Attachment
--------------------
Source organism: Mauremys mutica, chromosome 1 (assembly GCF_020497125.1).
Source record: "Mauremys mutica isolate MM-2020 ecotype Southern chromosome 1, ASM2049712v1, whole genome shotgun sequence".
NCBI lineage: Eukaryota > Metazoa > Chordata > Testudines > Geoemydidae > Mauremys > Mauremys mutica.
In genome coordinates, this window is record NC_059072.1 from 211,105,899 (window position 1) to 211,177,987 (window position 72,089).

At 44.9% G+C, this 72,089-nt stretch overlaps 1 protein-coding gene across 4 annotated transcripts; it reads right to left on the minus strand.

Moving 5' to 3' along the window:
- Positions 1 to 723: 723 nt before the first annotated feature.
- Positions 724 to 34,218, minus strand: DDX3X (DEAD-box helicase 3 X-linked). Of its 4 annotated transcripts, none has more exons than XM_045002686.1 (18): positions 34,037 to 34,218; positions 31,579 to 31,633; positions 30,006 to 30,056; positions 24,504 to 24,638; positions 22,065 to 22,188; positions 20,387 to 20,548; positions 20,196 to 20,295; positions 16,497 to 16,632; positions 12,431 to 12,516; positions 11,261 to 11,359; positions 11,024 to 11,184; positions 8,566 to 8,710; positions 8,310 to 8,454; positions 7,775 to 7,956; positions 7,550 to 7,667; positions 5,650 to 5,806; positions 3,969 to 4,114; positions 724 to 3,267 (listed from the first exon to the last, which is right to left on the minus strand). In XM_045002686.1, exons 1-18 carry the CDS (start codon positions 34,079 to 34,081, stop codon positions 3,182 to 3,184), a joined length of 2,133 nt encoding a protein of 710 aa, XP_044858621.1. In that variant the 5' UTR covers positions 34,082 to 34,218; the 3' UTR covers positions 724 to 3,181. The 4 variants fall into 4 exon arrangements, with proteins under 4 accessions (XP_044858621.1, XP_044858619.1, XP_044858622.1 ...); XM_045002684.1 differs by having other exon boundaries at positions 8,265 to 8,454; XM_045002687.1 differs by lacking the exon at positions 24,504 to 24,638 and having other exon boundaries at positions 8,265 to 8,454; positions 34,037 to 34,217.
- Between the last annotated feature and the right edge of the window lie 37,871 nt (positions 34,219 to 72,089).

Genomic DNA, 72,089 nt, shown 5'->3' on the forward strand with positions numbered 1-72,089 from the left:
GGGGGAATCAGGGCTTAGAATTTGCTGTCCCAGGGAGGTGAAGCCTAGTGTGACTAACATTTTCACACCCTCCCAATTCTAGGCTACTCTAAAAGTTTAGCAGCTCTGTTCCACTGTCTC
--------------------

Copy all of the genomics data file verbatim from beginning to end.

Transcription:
Source organism: Mauremys mutica, chromosome 1 (assembly GCF_020497125.1).
Source record: "Mauremys mutica isolate MM-2020 ecotype Southern chromosome 1, ASM2049712v1, whole genome shotgun sequence".
NCBI lineage: Eukaryota > Metazoa > Chordata > Testudines > Geoemydidae > Mauremys > Mauremys mutica.
In genome coordinates, this window is record NC_059072.1 from 211,105,899 (window position 1) to 211,177,987 (window position 72,089).

At 44.9% G+C, this 72,089-nt stretch overlaps 1 protein-coding gene across 4 annotated transcripts; it reads right to left on the minus strand.

Moving 5' to 3' along the window:
- Positions 1 to 723: 723 nt before the first annotated feature.
- Positions 724 to 34,218, minus strand: DDX3X (DEAD-box helicase 3 X-linked). Of its 4 annotated transcripts, none has more exons than XM_045002686.1 (18): positions 34,037 to 34,218; positions 31,579 to 31,633; positions 30,006 to 30,056; positions 24,504 to 24,638; positions 22,065 to 22,188; positions 20,387 to 20,548; positions 20,196 to 20,295; positions 16,497 to 16,632; positions 12,431 to 12,516; positions 11,261 to 11,359; positions 11,024 to 11,184; positions 8,566 to 8,710; positions 8,310 to 8,454; positions 7,775 to 7,956; positions 7,550 to 7,667; positions 5,650 to 5,806; positions 3,969 to 4,114; positions 724 to 3,267 (listed from the first exon to the last, which is right to left on the minus strand). In XM_045002686.1, exons 1-18 carry the CDS (start codon positions 34,079 to 34,081, stop codon positions 3,182 to 3,184), a joined length of 2,133 nt encoding a protein of 710 aa, XP_044858621.1. In that variant the 5' UTR covers positions 34,082 to 34,218; the 3' UTR covers positions 724 to 3,181. The 4 variants fall into 4 exon arrangements, with proteins under 4 accessions (XP_044858621.1, XP_044858619.1, XP_044858622.1 ...); XM_045002684.1 differs by having other exon boundaries at positions 8,265 to 8,454; XM_045002687.1 differs by lacking the exon at positions 24,504 to 24,638 and having other exon boundaries at positions 8,265 to 8,454; positions 34,037 to 34,217.
- Between the last annotated feature and the right edge of the window lie 37,871 nt (positions 34,219 to 72,089).

Genomic DNA, 72,089 nt, shown 5'->3' on the forward strand with positions numbered 1-72,089 from the left:
GGGGGAATCAGGGCTTAGAATTTGCTGTCCCAGGGAGGTGAAGCCTAGTGTGACTAACATTTTCACACCCTCCCAATTCTAGGCTACTCTAAAAGTTTAGCAGCTCTGTTCCACTGTCTC